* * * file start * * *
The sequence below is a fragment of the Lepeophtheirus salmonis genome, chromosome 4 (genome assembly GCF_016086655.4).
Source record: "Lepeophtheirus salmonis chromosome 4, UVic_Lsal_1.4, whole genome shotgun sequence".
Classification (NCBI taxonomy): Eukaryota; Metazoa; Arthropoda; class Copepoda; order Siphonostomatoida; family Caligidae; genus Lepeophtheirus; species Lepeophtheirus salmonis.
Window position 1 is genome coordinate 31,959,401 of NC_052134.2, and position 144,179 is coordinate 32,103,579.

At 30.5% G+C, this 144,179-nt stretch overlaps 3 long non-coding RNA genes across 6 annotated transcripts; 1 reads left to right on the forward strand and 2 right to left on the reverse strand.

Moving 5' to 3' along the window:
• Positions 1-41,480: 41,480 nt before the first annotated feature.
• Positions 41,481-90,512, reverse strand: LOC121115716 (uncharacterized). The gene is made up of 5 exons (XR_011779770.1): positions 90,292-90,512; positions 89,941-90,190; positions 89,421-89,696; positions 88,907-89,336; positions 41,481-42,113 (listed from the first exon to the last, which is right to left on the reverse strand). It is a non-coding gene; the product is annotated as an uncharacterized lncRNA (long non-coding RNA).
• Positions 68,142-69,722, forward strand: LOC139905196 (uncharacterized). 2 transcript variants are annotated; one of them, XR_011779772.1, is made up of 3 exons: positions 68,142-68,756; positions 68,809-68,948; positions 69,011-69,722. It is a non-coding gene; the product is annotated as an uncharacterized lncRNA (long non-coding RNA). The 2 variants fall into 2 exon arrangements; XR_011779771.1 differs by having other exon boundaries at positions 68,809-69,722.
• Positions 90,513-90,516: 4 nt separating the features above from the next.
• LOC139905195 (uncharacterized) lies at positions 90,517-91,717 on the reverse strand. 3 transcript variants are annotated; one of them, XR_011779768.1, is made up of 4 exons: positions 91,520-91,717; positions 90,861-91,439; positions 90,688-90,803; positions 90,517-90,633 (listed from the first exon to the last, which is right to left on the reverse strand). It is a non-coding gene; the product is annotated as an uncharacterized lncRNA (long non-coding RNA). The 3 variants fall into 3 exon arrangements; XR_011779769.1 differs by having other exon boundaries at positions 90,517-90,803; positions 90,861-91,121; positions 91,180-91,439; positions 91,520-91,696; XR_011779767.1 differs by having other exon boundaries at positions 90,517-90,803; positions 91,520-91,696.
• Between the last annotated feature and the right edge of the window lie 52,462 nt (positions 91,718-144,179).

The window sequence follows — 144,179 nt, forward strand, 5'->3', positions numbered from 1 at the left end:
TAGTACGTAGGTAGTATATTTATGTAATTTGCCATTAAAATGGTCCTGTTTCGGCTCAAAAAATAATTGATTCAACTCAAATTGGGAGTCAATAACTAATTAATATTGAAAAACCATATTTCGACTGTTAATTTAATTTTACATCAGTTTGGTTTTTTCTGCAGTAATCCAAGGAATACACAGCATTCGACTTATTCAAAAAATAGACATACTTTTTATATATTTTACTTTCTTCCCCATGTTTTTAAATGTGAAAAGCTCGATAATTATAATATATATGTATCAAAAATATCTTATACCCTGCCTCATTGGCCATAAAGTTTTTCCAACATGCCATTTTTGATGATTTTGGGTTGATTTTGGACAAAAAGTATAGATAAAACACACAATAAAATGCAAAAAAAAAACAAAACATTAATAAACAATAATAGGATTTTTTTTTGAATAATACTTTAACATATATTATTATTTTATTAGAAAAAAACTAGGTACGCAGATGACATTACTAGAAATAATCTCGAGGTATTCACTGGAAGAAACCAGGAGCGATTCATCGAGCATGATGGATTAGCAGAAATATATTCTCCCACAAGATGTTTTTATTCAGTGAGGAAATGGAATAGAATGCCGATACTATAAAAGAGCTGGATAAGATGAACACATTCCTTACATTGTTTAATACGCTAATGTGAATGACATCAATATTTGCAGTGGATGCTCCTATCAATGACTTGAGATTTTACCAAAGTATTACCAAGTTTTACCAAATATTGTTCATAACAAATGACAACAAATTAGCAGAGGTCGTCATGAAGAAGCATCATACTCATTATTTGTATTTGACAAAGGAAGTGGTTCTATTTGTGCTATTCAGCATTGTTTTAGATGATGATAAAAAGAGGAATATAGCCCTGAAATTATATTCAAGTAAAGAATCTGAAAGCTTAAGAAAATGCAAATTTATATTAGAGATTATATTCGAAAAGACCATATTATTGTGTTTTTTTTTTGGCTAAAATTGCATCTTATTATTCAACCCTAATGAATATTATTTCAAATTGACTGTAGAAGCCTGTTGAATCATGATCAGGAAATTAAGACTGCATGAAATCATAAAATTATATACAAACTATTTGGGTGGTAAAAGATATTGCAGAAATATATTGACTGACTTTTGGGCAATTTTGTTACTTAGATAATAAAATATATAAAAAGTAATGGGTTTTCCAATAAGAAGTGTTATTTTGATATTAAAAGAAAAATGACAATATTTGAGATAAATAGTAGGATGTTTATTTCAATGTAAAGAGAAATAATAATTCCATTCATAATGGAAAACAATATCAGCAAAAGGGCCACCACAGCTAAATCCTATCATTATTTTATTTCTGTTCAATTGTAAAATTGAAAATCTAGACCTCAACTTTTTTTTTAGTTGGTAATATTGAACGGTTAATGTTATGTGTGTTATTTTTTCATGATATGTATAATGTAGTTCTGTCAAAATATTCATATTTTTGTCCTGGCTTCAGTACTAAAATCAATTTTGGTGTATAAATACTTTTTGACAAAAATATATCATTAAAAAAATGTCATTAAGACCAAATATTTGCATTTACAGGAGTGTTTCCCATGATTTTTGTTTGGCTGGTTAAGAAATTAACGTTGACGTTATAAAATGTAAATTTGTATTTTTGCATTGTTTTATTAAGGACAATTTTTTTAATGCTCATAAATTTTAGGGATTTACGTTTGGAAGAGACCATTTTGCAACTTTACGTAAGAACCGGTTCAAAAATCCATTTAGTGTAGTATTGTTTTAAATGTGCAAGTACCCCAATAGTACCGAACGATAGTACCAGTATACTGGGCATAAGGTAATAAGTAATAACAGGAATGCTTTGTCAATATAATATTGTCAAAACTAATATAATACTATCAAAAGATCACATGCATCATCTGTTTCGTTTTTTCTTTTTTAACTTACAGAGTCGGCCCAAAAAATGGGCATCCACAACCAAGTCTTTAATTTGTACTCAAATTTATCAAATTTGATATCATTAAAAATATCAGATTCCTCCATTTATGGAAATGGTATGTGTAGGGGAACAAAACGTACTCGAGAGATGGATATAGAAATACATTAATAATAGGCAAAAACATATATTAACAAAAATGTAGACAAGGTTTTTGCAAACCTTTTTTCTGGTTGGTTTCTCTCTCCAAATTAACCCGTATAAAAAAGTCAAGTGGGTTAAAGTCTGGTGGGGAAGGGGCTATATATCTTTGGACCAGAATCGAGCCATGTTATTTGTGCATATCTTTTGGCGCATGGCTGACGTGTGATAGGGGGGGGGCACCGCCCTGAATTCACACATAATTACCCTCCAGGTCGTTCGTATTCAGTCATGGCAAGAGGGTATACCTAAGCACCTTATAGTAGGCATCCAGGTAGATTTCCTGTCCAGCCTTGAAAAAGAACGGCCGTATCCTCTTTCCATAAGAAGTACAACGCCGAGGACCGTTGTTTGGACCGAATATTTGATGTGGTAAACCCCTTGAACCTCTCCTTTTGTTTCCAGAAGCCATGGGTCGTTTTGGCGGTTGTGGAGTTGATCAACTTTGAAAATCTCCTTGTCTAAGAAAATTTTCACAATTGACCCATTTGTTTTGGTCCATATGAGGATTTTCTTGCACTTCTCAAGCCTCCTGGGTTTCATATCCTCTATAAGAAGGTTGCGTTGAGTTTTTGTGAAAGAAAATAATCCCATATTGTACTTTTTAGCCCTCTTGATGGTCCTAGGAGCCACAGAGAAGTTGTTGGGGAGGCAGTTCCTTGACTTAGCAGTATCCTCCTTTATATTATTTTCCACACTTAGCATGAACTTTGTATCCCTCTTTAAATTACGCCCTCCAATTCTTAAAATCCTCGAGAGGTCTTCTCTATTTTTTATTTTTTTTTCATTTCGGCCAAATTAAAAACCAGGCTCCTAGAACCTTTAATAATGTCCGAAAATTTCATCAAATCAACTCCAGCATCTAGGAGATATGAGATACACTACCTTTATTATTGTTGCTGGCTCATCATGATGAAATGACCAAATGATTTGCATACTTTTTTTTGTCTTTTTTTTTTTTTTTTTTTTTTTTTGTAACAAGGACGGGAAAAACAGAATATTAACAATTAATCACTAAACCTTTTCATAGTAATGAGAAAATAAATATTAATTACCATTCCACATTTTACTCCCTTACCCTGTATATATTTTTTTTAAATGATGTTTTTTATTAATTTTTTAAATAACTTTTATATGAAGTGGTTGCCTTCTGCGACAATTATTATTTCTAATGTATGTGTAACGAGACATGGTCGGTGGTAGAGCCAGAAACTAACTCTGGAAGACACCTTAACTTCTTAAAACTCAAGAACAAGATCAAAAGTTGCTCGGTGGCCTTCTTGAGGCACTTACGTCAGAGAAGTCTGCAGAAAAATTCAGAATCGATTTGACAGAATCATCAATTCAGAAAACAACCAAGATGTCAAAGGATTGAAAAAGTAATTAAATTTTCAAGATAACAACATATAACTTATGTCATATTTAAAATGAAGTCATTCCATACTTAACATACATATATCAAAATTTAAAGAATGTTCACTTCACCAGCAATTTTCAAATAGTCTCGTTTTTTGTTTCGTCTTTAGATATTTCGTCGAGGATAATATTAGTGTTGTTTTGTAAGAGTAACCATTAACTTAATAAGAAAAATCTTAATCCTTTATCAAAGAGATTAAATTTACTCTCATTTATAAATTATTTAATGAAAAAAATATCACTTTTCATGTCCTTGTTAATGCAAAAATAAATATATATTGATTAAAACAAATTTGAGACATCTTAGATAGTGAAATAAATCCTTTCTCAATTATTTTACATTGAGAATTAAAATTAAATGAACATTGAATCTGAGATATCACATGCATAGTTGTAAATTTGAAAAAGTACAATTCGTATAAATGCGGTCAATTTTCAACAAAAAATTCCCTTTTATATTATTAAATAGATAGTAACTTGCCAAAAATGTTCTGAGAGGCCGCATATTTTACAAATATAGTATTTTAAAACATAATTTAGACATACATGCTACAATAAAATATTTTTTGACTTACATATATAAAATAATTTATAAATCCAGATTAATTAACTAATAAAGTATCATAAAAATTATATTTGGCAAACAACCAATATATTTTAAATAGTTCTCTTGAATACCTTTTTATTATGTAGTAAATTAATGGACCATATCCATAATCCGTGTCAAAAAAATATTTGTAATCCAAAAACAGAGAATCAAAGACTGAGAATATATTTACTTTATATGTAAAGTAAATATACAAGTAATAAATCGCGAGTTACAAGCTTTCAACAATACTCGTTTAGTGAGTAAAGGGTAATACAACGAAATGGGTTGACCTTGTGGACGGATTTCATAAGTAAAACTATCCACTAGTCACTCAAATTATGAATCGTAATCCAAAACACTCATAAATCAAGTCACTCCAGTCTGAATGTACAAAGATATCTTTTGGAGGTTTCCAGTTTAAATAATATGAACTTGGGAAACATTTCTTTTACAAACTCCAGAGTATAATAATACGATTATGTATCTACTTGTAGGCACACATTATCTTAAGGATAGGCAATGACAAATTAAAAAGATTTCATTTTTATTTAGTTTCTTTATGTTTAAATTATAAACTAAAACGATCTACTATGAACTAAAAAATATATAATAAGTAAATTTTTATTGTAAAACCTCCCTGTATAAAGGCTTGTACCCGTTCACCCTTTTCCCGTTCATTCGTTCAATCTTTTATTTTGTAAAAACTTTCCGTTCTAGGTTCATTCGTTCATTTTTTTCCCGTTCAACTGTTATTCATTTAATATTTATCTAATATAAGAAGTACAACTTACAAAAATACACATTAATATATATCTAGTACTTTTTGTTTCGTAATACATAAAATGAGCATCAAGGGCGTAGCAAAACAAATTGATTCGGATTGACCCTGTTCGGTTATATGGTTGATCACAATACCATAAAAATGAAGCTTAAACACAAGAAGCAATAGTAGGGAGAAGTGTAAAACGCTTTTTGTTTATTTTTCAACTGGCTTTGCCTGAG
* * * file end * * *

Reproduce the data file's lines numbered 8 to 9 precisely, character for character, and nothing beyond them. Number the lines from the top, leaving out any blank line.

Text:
• Positions 41,481-90,512, reverse strand: LOC121115716 (uncharacterized). The gene is made up of 5 exons (XR_011779770.1): positions 90,292-90,512; positions 89,941-90,190; positions 89,421-89,696; positions 88,907-89,336; positions 41,481-42,113 (listed from the first exon to the last, which is right to left on the reverse strand). It is a non-coding gene; the product is annotated as an uncharacterized lncRNA (long non-coding RNA).
• Positions 68,142-69,722, forward strand: LOC139905196 (uncharacterized). 2 transcript variants are annotated; one of them, XR_011779772.1, is made up of 3 exons: positions 68,142-68,756; positions 68,809-68,948; positions 69,011-69,722. It is a non-coding gene; the product is annotated as an uncharacterized lncRNA (long non-coding RNA). The 2 variants fall into 2 exon arrangements; XR_011779771.1 differs by having other exon boundaries at positions 68,809-69,722.